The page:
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400K Club: Bob Hartranft and the Bigger Game

March 10, 2014    13971 Views

Chris R. Vaccaro | @chrisvaccaro

400K Club: Bob Hartranft and the Bigger Game

Greg Wall

Related Story:
Bob Hartranft Wins 2013 Gerry Carroll Award

Bob Hartranft describes himself as a basketball guy. He started teaching in Farmingdale, N.Y. in 1966, the same year he began coaching lacrosse, a sport he never played. There was a basketball job in reach if he just coached lacrosse to fill a vacancy. He primarily wanted to teach and be a role model for his students.

Hartranft got the hoops gig, but 47 years later, he’s still coaching lacrosse. In nearly half a century, Hartranft took his passion for sports and teaching and changed the lives of thousands of former and current players.

For his dedication to players and their development as young men, Hartranft was presented with the 2013 Gerald J. Carroll Exemplary Coaching Award at the US Lacrosse Convention National Convention, presented by Champion, in Philadelphia in January, an honor he said he’s most proud of in his legendary career.

And even though Hartranft’s 673 career wins rank third all-time nationally—behind National Lacrosse Hall of Famers and fellow New York high school legends (772) Mike Messere and Joe Cuozzo (747) — he said he’s proudest of the Carroll Award.

“It’s about the bigger game, which is the game of life,” Hartranft said. “I’m as competitive as the next guy, but it’s not about winning. The kids have to learn lessons about life. You put them in situations where they have to learn to work hard, be disciplined and unselfish. If you can hold them accountable, hopefully they learn something they can take with them long past lacrosse.”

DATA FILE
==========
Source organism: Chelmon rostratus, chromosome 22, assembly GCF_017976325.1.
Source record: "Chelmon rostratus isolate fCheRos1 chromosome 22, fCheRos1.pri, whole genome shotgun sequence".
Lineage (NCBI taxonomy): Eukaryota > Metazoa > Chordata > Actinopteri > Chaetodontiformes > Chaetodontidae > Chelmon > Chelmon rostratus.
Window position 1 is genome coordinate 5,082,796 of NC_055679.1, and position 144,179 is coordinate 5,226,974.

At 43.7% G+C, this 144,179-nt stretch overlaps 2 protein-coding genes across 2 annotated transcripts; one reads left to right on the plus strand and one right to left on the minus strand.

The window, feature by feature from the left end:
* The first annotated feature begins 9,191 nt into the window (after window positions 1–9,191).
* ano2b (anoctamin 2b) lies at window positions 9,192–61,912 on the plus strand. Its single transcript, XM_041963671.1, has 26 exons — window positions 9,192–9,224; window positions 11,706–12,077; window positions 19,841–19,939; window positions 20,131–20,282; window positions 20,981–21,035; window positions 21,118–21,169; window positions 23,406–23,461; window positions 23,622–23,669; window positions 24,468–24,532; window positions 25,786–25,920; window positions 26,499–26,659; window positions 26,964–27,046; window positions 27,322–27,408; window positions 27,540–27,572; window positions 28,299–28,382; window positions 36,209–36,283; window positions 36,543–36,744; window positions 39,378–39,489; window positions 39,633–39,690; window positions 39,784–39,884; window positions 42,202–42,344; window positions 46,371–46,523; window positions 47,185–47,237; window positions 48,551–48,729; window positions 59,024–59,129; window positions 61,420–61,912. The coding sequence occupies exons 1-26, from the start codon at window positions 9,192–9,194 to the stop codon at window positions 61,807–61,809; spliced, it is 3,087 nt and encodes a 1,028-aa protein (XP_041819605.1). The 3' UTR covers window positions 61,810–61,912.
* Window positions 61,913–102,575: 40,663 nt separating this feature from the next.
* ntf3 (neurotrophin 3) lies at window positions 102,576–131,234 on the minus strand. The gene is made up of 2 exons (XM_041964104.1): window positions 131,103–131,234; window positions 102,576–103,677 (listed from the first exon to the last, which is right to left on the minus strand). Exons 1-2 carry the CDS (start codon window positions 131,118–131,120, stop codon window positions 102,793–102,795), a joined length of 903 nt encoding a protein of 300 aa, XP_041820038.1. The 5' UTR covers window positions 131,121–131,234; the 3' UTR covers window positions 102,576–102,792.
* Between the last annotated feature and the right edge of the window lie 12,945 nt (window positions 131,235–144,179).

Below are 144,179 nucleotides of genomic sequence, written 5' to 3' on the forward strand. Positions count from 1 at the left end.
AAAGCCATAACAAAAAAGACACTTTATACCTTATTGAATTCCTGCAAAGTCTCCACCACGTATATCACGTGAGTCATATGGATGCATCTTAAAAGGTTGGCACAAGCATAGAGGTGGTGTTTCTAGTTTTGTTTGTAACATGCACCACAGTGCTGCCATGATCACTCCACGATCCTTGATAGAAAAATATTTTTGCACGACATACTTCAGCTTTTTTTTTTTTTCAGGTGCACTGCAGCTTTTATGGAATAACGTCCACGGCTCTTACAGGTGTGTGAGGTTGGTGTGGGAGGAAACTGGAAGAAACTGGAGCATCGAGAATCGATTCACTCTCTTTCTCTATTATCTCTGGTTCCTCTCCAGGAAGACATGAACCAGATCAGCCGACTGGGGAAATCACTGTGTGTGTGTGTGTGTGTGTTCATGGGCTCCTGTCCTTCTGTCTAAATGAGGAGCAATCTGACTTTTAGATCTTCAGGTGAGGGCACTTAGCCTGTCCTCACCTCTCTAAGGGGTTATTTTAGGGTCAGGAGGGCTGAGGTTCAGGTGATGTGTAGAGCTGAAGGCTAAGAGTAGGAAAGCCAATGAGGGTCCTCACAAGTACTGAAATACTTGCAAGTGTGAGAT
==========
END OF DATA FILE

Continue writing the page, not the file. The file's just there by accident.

At first, Hartranft adapted to lacrosse as a sort of basketball with a stick in your hands. A native of Oswego, N.Y., he was more in tune with basketball from his days watching the Syracuse Nationals, a team that later became the Philadelphia 76ers.

“The defensive plays, the zones, picks, moving the ball, overloading it — so many things relate,” said Hartranft, who had a Syracuse-Notre Dame men’s basketball game on TV during the interview for this story. “I really love basketball. It’s my favorite sport. It still is.”

Hartranft has led Farmingdale to a combined 19 league, county and state titles. He also coached the 1992 U.S. U19 team to a gold medal. Basketball is his hobby, but lacrosse is his legacy.

“Not only is he an unbelievable student of the game, but he is also a man who educated me and my teammates on life lessons during our time at Farmingdale,” wrote Brendan Skakandi, a former Farmingdale and Johns Hopkins player, in his award nomination letter on behalf of Hartranft. “He mentored us on how to become quality young men. He taught us how to be accountable for everything we did, and how to work our hardest and give everything we had at all times.”

Asked which mentors made an impact on his coaching style, the 71-year-old Hartranft credited several of former Long Island lacrosse coaches from Jack Salerno at Elmont to Bill Martens at Ward Melville to Fran McCall at Bethpage.

“You’re always trying to pick people’s brains,” he said. “When you stop learning, then it’s time to get out. Whether you’re 20 years old or 60 years old you can always learn.”

It’s only a matter of time before Hartranft’s success leads him into the National Lacrosse Hall of Fame. He has been nominated a couple of times, he said, and occasionally he reads the letters his players submit. That’s when it usually hits him, the impact he’s left on his former student-athletes.

“When you read those letters, you get tears in your eyes,” Hartranft said. “It’s dealing with young people, and if you can help influence them in a positive way, then you’ve done your job no matter how many games you’ve won.”

Not bad for a basketball guy.

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